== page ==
Though it looks to be one of a million digicams, the Sigma DP2 (and it’s DP1 and DP3 siblings) are a revolution in digital imagery. All on behalf of the Foveon sensor. I’ll show you why:
Some explanations are in order: The Foveon sensor is a multi-layered image sensor that registers all three additive main colors at each sensor site. Diagrams on Sigma’s site remind me of color slide films of days (almost) gone by. Chemistry of course plays no role here. Precisely because it has no Bayer pattern, it can forego an anti-alias filter that most conventional sensors have, exceptions being the digital Leica M-s, the Nikon D800E and the Ricoh GR. This improves resolution, helps with local contrast and avoids moiré from beat frequencies between subject and the anti-alias filter. I also suspect color differentiation is easier to program into the camera and the RAW-converting software if you don’t have to demosaic and interpolate between sensor sites for red, green and blue. So far for the technicalities of the sensor. It would all be moot if it didn’t show so clearly in the pictures! By the way, sample pictures in this post can be clicked for full size. Do it!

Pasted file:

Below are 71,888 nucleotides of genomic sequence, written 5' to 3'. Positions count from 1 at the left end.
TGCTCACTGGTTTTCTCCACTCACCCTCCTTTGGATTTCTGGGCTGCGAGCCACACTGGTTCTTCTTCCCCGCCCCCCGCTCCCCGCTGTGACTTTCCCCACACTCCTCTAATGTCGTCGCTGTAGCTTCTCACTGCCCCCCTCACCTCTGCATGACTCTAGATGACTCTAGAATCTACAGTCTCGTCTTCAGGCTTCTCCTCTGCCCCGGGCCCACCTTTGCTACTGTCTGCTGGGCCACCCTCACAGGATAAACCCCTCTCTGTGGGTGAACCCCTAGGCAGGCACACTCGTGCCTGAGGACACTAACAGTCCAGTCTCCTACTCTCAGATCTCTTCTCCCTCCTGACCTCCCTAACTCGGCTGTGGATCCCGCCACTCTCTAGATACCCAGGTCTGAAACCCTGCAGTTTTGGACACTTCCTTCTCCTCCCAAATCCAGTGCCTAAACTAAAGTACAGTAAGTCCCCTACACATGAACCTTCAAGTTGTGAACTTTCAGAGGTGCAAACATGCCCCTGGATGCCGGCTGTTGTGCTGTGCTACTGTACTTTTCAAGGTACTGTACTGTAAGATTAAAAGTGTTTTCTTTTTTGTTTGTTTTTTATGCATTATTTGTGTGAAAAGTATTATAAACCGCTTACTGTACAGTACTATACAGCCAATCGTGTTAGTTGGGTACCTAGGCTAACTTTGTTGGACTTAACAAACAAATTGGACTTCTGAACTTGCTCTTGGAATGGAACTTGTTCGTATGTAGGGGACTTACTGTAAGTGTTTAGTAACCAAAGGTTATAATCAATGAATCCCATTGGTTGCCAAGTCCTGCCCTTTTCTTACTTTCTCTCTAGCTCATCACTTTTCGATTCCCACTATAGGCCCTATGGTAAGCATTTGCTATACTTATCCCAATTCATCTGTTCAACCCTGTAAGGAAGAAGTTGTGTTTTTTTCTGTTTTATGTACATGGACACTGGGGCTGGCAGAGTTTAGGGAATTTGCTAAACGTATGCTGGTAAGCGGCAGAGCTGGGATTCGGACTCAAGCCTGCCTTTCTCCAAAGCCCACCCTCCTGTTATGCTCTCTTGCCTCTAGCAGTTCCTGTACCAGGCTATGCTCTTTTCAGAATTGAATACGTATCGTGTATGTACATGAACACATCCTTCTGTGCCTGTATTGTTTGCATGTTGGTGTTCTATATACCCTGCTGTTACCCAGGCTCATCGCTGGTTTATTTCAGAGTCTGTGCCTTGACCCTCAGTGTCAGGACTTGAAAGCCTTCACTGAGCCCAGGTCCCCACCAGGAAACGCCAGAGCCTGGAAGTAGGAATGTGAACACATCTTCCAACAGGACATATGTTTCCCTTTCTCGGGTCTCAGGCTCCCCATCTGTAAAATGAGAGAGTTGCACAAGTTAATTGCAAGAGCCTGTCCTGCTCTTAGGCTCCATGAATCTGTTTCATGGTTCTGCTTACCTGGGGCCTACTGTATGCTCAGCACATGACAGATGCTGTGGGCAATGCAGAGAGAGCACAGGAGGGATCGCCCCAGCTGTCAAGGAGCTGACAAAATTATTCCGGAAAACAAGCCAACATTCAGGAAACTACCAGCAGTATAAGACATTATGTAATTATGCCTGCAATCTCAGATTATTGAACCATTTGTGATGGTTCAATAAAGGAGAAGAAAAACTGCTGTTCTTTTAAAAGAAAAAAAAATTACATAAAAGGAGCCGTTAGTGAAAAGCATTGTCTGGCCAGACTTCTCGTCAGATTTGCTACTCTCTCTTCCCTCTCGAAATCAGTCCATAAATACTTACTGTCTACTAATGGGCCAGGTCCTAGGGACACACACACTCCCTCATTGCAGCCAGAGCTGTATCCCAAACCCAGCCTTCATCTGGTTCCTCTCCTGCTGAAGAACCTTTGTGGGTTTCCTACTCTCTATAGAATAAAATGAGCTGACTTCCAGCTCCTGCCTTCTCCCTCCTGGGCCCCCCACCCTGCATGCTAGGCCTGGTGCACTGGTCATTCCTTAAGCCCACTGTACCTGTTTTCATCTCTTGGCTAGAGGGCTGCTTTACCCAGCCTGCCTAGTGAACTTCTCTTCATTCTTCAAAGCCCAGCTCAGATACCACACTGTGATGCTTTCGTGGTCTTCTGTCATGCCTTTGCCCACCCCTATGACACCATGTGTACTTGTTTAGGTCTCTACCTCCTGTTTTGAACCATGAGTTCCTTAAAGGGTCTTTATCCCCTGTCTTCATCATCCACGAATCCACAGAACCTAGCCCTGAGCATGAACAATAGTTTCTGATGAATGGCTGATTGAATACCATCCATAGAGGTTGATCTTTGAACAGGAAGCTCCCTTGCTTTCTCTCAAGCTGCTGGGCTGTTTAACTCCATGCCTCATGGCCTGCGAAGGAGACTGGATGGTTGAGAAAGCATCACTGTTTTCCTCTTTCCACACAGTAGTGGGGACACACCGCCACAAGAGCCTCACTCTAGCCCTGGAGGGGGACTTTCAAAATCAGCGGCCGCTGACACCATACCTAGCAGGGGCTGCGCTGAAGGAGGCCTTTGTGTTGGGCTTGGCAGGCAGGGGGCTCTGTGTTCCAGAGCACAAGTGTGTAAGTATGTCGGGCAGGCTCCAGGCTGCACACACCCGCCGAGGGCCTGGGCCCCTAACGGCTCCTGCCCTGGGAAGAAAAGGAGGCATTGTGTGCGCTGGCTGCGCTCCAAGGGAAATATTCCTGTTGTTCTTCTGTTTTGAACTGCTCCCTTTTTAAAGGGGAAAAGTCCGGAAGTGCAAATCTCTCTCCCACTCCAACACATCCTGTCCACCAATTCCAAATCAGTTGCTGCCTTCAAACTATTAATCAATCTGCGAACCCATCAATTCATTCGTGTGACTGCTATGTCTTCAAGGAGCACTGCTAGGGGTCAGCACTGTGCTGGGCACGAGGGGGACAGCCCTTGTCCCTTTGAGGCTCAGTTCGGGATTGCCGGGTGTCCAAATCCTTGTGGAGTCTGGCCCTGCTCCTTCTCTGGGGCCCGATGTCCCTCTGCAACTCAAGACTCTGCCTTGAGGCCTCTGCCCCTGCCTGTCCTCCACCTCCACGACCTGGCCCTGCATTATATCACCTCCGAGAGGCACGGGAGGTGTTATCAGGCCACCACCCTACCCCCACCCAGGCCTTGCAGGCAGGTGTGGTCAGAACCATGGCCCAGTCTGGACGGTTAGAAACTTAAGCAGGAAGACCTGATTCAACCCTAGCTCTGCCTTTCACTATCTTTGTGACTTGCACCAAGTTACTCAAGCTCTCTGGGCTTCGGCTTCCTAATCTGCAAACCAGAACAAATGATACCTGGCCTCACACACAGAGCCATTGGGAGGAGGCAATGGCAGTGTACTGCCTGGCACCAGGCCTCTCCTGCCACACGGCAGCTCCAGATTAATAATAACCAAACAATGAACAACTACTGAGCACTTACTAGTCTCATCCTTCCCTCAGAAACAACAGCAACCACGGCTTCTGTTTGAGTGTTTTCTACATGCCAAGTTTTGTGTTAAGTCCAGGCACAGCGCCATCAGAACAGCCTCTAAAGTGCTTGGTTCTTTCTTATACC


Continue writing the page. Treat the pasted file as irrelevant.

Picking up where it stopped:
To be done with specs, the Sigma DP2 is an embodiment of your typical digicam, has a 30 mm f/2.8 lens (equivalent to 45 mm if it loaded 35 mm film) that is fine from open aperture for the center. Corners catch up at f/4.0, cushion distortion disappears around that f-stop, too. Bo’keh is nothing to write home about but not annoying. Electronics are a bit overtaxed for the data stream that this sensor produces, it definitely is a camera for considered shooting. Once the 7-9 RAW images buffer is full, it will take it’s sweet time storing those images away. Within this buffer size, release is not postponed, though review of images is.
These niggles aside, the camera astounds with it’s sharpness and color representation. I’ve last seen this rendering when I used Kodachrome (the 25 and 64 ISO variants, not the pale 200).
The colors may not always be Macbeth-color-chart-correct, but they are always expressive. Every patch of color has a quasi fractal amount of tones inside itself, and that, my friends, is as it is in nature. If you know how to look for it! One must applaud Sigma and the inventors of the Foveon sensor for taking a way off the beaten path here